Willie R. Tubbs, FISM News
Wednesday, facing ever-sagging popularity numbers and record-high fuel prices, President Joe Biden implored Congress to acquiesce to a 90-day pause on the federal gas tax in a likely futile attempt to lessen the pain Americans feel because of inflation.
Standing as he was in front of a slideshow that flashed such slogans as “lower gas prices,” Biden looked every bit the part of a man with something to sell; and sell he did.
The president repeated his claim that all of America’s inflation problems were the fault of Russian President Vladimir Putin and insisted that a pause on the federal gas tax, which would reduce the price of gas by 18 cents per gallon and diesel by 24 cents, would relieve the stress Americans are feeling without crippling the nation’s ability to maintain its highways.
“[What I’m proposing is suspending the federal gas tax without affecting the Highway Trust Fund,” Biden said.
Biden’s solution is to redirect money from tax revenue toward the Highway Trust Fund.
“With the tax revenues up this year and our deficit down over $1.6 trillion this year alone, we’ll still be able to fix our highways and bring down prices of gas,” the president said. “We can do both at the same time.”
Even before anyone could question the president’s arithmetic or understanding of the words surplus and deficit, Sen. Ted Cruz (R-Texas) pointed out the obvious. When gas prices have soared so high, so quickly – according to AAA, Americans are paying $4.95 per gallon on average as of Wednesday – an 18-cent reduction would prove negligible.
“The impact of President Biden’s gas tax holiday,” Cruz posted on Twitter. The statement accompanied a video of a man bailing flood water with a bucket.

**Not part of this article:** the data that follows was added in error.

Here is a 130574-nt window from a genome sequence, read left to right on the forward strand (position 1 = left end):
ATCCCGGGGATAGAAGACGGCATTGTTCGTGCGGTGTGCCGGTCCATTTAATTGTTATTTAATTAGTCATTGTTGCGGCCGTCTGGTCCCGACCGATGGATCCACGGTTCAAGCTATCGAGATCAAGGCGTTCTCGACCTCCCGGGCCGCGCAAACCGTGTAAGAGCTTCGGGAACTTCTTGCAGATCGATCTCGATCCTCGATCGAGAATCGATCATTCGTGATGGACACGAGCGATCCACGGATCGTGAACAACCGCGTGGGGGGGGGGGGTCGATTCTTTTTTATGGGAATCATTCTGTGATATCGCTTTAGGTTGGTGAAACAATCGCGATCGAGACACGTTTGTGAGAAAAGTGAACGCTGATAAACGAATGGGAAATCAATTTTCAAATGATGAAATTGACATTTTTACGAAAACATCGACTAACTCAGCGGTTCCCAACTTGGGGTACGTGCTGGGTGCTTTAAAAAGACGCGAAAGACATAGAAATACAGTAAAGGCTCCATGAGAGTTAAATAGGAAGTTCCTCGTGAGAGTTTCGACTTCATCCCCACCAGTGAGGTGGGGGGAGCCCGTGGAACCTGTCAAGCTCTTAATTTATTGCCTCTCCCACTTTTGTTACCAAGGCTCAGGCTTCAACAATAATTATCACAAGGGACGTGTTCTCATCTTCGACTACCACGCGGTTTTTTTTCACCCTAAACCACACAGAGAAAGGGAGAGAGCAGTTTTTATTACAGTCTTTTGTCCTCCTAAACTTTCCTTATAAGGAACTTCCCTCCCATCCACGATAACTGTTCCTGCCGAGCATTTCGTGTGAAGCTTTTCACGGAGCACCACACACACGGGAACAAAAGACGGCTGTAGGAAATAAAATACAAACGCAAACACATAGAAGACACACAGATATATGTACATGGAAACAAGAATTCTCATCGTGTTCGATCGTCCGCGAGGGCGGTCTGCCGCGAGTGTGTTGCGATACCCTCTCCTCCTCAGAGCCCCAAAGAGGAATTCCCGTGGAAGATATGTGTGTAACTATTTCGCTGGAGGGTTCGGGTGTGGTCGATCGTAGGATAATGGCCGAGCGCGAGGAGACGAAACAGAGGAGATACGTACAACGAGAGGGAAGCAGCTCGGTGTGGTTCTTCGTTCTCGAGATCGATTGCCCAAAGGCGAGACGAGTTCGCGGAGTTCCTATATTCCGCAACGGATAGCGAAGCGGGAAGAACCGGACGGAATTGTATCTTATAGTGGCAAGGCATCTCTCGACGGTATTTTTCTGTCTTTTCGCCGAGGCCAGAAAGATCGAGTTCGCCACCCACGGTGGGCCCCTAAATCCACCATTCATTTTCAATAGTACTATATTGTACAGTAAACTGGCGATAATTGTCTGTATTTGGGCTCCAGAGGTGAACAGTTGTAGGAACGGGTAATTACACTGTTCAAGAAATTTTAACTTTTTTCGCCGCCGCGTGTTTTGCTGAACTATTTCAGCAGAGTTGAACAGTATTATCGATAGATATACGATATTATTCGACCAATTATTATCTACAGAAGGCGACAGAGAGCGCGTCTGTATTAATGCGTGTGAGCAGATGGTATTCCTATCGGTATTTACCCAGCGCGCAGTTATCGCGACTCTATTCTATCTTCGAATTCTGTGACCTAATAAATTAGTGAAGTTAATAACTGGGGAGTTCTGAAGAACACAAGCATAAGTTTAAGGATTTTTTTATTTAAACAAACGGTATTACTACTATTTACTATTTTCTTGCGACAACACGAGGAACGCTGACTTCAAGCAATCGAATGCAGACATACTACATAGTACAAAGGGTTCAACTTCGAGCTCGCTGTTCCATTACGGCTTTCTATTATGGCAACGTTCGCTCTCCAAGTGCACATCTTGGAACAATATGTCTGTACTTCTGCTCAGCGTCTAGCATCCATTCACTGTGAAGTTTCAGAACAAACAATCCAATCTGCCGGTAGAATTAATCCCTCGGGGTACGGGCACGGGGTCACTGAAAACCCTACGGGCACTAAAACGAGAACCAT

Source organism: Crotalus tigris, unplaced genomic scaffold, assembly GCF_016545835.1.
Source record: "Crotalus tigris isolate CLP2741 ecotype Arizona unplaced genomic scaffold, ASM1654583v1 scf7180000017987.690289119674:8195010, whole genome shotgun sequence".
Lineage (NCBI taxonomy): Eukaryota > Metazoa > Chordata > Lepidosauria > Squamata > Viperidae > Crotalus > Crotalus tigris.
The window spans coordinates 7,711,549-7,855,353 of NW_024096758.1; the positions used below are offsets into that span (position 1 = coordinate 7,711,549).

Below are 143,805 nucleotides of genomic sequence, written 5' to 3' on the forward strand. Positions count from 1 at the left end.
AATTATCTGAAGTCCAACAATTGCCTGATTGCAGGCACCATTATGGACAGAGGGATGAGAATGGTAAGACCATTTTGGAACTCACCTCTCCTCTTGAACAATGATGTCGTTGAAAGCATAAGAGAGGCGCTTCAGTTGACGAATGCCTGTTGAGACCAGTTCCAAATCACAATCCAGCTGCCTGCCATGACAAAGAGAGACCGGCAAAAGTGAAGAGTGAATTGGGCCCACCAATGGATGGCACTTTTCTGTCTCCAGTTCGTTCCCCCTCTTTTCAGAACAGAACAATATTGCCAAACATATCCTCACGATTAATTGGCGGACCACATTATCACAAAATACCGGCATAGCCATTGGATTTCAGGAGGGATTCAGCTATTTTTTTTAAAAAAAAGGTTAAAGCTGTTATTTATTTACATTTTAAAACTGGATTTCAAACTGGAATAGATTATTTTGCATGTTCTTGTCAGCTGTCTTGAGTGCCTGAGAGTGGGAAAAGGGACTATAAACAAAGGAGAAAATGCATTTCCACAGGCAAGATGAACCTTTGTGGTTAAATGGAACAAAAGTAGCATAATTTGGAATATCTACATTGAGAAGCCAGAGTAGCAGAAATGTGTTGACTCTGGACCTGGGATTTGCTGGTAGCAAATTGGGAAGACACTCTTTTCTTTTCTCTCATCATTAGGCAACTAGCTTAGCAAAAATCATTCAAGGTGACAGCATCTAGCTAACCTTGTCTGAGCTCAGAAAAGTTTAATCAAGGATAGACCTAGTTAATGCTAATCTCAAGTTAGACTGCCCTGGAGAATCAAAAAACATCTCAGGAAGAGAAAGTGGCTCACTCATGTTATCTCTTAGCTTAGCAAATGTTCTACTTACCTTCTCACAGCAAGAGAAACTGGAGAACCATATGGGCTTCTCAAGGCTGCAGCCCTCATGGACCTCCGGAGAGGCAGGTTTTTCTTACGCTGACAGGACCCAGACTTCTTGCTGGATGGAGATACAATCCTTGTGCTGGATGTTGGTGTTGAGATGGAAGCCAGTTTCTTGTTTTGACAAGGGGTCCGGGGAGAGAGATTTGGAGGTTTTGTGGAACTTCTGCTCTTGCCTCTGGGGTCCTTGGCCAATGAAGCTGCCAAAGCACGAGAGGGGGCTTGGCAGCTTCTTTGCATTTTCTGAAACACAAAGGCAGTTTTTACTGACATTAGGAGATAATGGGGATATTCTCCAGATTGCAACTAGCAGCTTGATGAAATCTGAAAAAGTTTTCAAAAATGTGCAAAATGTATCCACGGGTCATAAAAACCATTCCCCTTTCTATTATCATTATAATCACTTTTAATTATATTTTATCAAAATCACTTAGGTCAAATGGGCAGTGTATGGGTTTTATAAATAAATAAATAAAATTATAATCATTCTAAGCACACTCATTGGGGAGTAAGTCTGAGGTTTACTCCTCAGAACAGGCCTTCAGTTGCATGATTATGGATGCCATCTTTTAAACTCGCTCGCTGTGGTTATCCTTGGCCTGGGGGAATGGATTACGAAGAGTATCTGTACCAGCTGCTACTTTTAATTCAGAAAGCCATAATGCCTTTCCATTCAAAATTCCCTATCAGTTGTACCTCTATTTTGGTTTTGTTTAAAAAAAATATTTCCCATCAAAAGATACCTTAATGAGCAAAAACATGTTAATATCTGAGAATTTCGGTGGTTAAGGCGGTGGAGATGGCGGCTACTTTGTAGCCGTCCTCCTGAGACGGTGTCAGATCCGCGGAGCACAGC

Biden acknowledged the incremental nature of his proposal.
“I fully understand that a gas tax holiday alone is not going to fix the problem,” the president said, “but it will provide families some immediate relief, just a little bit of breathing room as we continue working to bring down prices for the long haul.”
Biden also called for states to suspend their gas taxes and applauded a handful of states that had already opted to do so.
Cruz was hardly alone in his derision. Biden’s proposal was met with a wall of ridicule by Republicans.
Sen. John Kennedy or Louisiana gave voice to a major criticism of the Biden administration. Since Day 1, the president has stymied domestic oil production.
“You know what Pres. Biden really needs to do to lower gas prices? Flood our country with domestic oil,” Kennedy tweeted.
Senate Minority Leader Mitch McConnell (R-Ky.) accused Biden of staging a political stunt.
“President Biden is calling for another ineffective stunt to mask the effects of Democrats’ inflation,” McConnell tweeted. “The latest bad idea would barely put a dent in the soaring gas prices on his watch. Here’s a better idea: What if Democrats stop waging war on affordable American energy?”
In his speech, Biden rejected the notion that he has been tough on American energy and called on the American oil industry to up its production of gasoline.
“I know my Republican friends claim we’re not producing enough oil and I’m limiting oil production,” Biden said. “Quite frankly, that’s nonsense. Here’s the truth: Just this month, America produced 12 million barrels of oil per day. That’s the highest — that’s higher than average under my predecessor. And I’m — we’re on track to set a new record for production next year.”
While the back-and-forth between Biden and conservatives is predicable, it is also predictive of a congressional path that is likely already shut.
Republicans fractured on the matter of gun legislation, but are likely to present a more united front on this matter.
There is no guarantee that the gas holiday will even play well with Democrats.
House Speaker Nancy Pelosi issued a statement supporting the idea of lowering gas prices, but did not commit to bringing the president’s proposal for a vote.
“We will see where the consensus lies on a path forward for the President’s proposal in the House and the Senate,” Pelosi wrote.
As reported in more detail on CNBC, former President Barack Obama credited much of his success in 2008 to his having opposed such a proposal while still in the Senate.
Obama theorized, correctly it turned out, that Americans would not find such a tax break sufficient.